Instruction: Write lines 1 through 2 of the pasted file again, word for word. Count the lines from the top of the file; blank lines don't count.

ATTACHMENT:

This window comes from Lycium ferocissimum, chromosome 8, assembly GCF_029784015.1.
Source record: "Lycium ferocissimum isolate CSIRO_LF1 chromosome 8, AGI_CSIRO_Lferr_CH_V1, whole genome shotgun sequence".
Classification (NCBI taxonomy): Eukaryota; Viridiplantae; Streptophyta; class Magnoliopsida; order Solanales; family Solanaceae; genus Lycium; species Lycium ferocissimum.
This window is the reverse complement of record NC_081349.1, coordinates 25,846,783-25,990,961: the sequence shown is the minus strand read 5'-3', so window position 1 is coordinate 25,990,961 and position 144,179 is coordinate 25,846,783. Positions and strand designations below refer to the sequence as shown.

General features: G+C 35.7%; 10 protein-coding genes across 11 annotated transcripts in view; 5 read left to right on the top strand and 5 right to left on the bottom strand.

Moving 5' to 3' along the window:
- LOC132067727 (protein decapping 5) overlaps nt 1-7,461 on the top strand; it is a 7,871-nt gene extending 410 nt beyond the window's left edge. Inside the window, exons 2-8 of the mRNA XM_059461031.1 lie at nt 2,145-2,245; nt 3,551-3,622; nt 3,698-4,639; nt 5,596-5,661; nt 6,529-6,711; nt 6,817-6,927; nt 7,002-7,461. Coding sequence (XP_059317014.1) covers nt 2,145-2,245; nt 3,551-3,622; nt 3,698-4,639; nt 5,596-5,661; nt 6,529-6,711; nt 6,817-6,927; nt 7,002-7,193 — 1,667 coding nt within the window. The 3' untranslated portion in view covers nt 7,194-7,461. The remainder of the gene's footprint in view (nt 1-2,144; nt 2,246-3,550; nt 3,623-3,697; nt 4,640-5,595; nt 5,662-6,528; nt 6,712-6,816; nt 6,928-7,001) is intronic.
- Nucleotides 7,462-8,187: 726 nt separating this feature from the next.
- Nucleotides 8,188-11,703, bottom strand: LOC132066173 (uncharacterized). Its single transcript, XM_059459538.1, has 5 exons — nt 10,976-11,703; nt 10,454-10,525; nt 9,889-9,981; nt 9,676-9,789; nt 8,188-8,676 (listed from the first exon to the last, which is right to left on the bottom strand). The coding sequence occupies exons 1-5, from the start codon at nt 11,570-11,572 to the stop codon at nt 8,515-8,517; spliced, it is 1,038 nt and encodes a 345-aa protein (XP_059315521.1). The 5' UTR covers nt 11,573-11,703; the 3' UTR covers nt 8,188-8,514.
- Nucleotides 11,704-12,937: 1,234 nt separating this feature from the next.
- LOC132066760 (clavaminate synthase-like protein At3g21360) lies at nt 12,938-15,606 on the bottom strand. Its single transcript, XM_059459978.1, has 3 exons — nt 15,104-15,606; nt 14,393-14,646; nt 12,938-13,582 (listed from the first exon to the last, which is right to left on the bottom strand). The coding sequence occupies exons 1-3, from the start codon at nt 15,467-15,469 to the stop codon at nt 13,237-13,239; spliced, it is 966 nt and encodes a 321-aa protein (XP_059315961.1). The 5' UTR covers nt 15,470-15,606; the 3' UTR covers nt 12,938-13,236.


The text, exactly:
This window comes from Lycium ferocissimum, chromosome 8, assembly GCF_029784015.1.
Source record: "Lycium ferocissimum isolate CSIRO_LF1 chromosome 8, AGI_CSIRO_Lferr_CH_V1, whole genome shotgun sequence".